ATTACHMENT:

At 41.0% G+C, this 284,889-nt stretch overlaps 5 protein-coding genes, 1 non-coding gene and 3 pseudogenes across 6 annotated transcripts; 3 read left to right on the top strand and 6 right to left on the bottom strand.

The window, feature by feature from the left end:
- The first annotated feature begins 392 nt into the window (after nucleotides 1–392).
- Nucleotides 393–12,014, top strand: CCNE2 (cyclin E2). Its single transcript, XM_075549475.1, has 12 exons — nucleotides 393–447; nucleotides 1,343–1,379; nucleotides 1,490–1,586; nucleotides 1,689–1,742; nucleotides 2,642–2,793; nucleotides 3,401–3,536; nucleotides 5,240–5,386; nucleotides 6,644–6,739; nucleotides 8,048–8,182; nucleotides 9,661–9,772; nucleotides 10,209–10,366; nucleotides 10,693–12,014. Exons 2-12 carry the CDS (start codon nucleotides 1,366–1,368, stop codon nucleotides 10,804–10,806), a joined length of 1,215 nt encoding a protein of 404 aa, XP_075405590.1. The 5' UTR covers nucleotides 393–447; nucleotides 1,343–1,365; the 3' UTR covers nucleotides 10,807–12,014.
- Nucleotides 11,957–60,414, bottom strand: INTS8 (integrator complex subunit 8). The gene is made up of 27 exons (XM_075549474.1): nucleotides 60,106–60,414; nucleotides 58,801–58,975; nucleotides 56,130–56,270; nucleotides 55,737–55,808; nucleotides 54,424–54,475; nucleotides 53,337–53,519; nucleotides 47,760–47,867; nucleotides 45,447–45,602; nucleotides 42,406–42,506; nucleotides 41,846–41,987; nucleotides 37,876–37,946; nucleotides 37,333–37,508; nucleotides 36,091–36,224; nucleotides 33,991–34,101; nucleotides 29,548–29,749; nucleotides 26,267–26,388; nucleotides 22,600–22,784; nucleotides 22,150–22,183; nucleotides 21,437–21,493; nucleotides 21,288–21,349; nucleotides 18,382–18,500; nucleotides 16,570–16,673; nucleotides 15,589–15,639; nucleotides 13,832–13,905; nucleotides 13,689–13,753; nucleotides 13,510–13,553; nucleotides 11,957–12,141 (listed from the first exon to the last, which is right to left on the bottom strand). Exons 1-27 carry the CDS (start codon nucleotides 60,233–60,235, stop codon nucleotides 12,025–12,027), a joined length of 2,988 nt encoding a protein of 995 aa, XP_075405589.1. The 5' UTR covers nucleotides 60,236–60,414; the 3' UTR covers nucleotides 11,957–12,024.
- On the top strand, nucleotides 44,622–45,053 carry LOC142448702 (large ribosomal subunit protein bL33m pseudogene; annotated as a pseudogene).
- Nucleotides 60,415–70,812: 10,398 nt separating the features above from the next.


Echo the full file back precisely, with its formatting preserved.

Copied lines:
At 41.0% G+C, this 284,889-nt stretch overlaps 5 protein-coding genes, 1 non-coding gene and 3 pseudogenes across 6 annotated transcripts; 3 read left to right on the top strand and 6 right to left on the bottom strand.

The window, feature by feature from the left end:
- The first annotated feature begins 392 nt into the window (after nucleotides 1–392).
- Nucleotides 393–12,014, top strand: CCNE2 (cyclin E2). Its single transcript, XM_075549475.1, has 12 exons — nucleotides 393–447; nucleotides 1,343–1,379; nucleotides 1,490–1,586; nucleotides 1,689–1,742; nucleotides 2,642–2,793; nucleotides 3,401–3,536; nucleotides 5,240–5,386; nucleotides 6,644–6,739; nucleotides 8,048–8,182; nucleotides 9,661–9,772; nucleotides 10,209–10,366; nucleotides 10,693–12,014. Exons 2-12 carry the CDS (start codon nucleotides 1,366–1,368, stop codon nucleotides 10,804–10,806), a joined length of 1,215 nt encoding a protein of 404 aa, XP_075405590.1. The 5' UTR covers nucleotides 393–447; nucleotides 1,343–1,365; the 3' UTR covers nucleotides 10,807–12,014.
- Nucleotides 11,957–60,414, bottom strand: INTS8 (integrator complex subunit 8). The gene is made up of 27 exons (XM_075549474.1): nucleotides 60,106–60,414; nucleotides 58,801–58,975; nucleotides 56,130–56,270; nucleotides 55,737–55,808; nucleotides 54,424–54,475; nucleotides 53,337–53,519; nucleotides 47,760–47,867; nucleotides 45,447–45,602; nucleotides 42,406–42,506; nucleotides 41,846–41,987; nucleotides 37,876–37,946; nucleotides 37,333–37,508; nucleotides 36,091–36,224; nucleotides 33,991–34,101; nucleotides 29,548–29,749; nucleotides 26,267–26,388; nucleotides 22,600–22,784; nucleotides 22,150–22,183; nucleotides 21,437–21,493; nucleotides 21,288–21,349; nucleotides 18,382–18,500; nucleotides 16,570–16,673; nucleotides 15,589–15,639; nucleotides 13,832–13,905; nucleotides 13,689–13,753; nucleotides 13,510–13,553; nucleotides 11,957–12,141 (listed from the first exon to the last, which is right to left on the bottom strand). Exons 1-27 carry the CDS (start codon nucleotides 60,233–60,235, stop codon nucleotides 12,025–12,027), a joined length of 2,988 nt encoding a protein of 995 aa, XP_075405589.1. The 5' UTR covers nucleotides 60,236–60,414; the 3' UTR covers nucleotides 11,957–12,024.
- On the top strand, nucleotides 44,622–45,053 carry LOC142448702 (large ribosomal subunit protein bL33m pseudogene; annotated as a pseudogene).
- Nucleotides 60,415–70,812: 10,398 nt separating the features above from the next.